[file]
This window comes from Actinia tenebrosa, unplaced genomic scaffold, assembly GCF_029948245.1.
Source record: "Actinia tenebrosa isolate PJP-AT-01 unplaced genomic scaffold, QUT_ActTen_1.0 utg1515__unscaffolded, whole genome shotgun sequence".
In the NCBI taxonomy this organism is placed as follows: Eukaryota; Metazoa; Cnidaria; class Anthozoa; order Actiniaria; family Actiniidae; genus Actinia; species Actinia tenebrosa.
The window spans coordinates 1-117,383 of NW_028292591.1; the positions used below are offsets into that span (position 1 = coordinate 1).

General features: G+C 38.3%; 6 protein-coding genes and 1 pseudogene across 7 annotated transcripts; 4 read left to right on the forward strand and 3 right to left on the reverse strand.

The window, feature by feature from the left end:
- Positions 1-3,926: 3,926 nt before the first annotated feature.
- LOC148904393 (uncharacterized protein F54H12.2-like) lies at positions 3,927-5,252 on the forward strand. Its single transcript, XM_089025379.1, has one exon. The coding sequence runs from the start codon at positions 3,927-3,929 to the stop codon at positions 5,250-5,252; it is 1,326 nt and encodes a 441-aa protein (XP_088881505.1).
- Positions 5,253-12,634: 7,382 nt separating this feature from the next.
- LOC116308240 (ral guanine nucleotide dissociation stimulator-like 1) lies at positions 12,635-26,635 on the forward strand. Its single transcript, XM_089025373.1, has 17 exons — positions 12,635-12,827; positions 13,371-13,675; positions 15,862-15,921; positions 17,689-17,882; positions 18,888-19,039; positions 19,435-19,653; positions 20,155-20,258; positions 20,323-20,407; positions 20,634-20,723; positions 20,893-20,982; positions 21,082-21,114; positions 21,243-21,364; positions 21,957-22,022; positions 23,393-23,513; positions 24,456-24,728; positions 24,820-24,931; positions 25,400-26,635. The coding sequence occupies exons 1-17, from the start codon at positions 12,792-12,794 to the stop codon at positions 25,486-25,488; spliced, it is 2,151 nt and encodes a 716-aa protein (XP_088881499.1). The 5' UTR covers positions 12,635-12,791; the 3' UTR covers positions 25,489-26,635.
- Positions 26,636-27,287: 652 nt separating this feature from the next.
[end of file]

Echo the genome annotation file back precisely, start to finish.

This window comes from Actinia tenebrosa, unplaced genomic scaffold, assembly GCF_029948245.1.
Source record: "Actinia tenebrosa isolate PJP-AT-01 unplaced genomic scaffold, QUT_ActTen_1.0 utg1515__unscaffolded, whole genome shotgun sequence".
In the NCBI taxonomy this organism is placed as follows: Eukaryota; Metazoa; Cnidaria; class Anthozoa; order Actiniaria; family Actiniidae; genus Actinia; species Actinia tenebrosa.
The window spans coordinates 1-117,383 of NW_028292591.1; the positions used below are offsets into that span (position 1 = coordinate 1).

General features: G+C 38.3%; 6 protein-coding genes and 1 pseudogene across 7 annotated transcripts; 4 read left to right on the forward strand and 3 right to left on the reverse strand.

The window, feature by feature from the left end:
- Positions 1-3,926: 3,926 nt before the first annotated feature.
- LOC148904393 (uncharacterized protein F54H12.2-like) lies at positions 3,927-5,252 on the forward strand. Its single transcript, XM_089025379.1, has one exon. The coding sequence runs from the start codon at positions 3,927-3,929 to the stop codon at positions 5,250-5,252; it is 1,326 nt and encodes a 441-aa protein (XP_088881505.1).
- Positions 5,253-12,634: 7,382 nt separating this feature from the next.
- LOC116308240 (ral guanine nucleotide dissociation stimulator-like 1) lies at positions 12,635-26,635 on the forward strand. Its single transcript, XM_089025373.1, has 17 exons — positions 12,635-12,827; positions 13,371-13,675; positions 15,862-15,921; positions 17,689-17,882; positions 18,888-19,039; positions 19,435-19,653; positions 20,155-20,258; positions 20,323-20,407; positions 20,634-20,723; positions 20,893-20,982; positions 21,082-21,114; positions 21,243-21,364; positions 21,957-22,022; positions 23,393-23,513; positions 24,456-24,728; positions 24,820-24,931; positions 25,400-26,635. The coding sequence occupies exons 1-17, from the start codon at positions 12,792-12,794 to the stop codon at positions 25,486-25,488; spliced, it is 2,151 nt and encodes a 716-aa protein (XP_088881499.1). The 5' UTR covers positions 12,635-12,791; the 3' UTR covers positions 25,489-26,635.
- Positions 26,636-27,287: 652 nt separating this feature from the next.